sales, the report states.
The Philippines nominal GDP is a forecast US$193
billion in 2011. Average annual GDP growth of 4.5% is predicted
through to 2014, reaching US$275.65 billion. With the population
expected to increase from an estimated 95.5 million in 2011 to
100.9 million by 2014, GDP per capita is forecast to rise by more
than 35% by the end of the forecast period, reaching US$2,732.
Our forecast for consumer spending per capita is an increase from
US$1,439 in 2011 to US$1,931 by 2014.
Remittances from family members overseas are providing a big
jolt to consumption, the report adds, and money coming in from
OFWs is expected to grow by an average of 6%-8% this year. Already,
in the first seven months of last year, remittances grew 7.1%
y-o-y to US$10.68 billion.
With the majority of remittances going into consumption
rather than investments, the retail industry is one of the beneficiaries.
In urban areas, in particular, there are also increasing numbers
of dual-income, middleclass families and young professionals who
are boosting retail sales, the report reveals.
The bullish outlook is shared by most retail players, with the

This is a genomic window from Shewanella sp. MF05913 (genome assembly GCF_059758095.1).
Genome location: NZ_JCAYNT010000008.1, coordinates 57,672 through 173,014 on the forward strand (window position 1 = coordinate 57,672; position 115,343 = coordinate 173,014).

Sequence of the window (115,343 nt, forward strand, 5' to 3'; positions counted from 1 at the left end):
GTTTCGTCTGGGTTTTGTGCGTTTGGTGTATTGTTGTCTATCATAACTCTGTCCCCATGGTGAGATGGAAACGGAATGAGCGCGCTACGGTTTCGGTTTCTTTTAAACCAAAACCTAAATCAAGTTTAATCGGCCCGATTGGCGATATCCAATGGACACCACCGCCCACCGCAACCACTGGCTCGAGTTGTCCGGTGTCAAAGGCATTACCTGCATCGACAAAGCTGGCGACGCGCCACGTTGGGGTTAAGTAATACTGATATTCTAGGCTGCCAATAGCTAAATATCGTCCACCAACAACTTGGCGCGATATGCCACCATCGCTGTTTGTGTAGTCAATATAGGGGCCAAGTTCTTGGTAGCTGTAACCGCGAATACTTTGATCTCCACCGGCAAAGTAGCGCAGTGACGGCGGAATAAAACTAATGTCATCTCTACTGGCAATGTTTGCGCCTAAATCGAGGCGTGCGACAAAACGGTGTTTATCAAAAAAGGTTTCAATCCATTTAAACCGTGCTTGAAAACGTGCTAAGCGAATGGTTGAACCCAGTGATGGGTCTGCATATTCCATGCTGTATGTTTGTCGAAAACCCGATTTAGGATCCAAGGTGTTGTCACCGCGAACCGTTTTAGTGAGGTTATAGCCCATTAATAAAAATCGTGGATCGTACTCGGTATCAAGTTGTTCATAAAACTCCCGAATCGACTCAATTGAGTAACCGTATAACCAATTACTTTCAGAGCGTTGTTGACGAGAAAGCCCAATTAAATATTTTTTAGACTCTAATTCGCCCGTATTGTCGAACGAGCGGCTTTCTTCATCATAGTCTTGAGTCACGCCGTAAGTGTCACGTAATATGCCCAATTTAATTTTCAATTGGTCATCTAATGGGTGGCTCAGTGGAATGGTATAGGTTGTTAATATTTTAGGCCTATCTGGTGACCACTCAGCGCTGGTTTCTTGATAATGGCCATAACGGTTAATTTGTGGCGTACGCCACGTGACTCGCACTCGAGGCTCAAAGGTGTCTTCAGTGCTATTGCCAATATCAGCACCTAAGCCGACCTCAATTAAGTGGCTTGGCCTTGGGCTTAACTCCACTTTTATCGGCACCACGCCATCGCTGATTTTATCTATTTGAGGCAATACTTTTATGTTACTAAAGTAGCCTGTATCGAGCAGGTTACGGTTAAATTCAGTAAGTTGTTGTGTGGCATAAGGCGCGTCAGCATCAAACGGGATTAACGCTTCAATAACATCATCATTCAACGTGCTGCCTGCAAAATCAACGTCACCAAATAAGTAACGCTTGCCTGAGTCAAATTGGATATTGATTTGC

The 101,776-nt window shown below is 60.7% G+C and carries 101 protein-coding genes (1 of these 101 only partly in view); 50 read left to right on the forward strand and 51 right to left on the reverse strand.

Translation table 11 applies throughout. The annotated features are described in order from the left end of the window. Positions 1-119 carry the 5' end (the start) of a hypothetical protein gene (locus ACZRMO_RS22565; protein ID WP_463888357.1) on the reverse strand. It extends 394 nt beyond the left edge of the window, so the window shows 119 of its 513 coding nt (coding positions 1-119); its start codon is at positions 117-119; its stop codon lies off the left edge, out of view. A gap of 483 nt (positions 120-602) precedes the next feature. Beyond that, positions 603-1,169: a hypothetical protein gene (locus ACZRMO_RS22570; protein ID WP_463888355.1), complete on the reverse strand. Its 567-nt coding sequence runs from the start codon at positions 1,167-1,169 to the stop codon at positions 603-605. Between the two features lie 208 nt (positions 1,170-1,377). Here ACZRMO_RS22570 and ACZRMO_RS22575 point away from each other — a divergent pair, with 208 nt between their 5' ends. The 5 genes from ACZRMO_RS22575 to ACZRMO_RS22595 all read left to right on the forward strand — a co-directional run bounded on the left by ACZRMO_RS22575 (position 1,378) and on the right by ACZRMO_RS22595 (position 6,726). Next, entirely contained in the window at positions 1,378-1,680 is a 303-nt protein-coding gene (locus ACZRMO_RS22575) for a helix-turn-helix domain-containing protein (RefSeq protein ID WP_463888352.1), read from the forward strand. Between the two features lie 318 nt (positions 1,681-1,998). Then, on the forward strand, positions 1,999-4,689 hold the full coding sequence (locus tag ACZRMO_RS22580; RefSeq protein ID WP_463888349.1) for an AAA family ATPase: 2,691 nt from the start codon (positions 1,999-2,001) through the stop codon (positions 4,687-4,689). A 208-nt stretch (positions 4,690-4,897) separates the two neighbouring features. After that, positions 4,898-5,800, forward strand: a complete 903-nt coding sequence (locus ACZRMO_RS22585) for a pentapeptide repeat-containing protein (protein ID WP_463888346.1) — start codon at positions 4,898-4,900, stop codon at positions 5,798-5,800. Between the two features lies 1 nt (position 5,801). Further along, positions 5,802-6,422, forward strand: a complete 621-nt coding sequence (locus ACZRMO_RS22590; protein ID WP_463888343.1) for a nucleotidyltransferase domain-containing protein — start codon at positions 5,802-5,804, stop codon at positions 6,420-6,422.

Philippine Retailers Association (PRA) estimating a 10%- 15% growth
in the industry last year and at least another 10% growth this
I foresee continued growth in the retail sector in the
vicinity of 10% for 2011. This is largely due to sustained remittances
from OFWs plus the massive growth of the business process outsourcing
(BPO) industry. Barring any major geopolitical incidents, our
retail sector should mirror the growth in the GDP, says
PRA president Bernie H Liu, who owns and operates such popular
apparel brands as Penshoppe, Oxygen and Regatta.
Prospects brighten for Thailands mall and retail players
2010 is certainly a year that Thai retailers want to forget.
It had started out as a potentially good year as the world economy
was then slowly recovering, while on the home front a more stable
government was in place after three years of political turmoil.
All signs at the time indicated that Thailands retail sector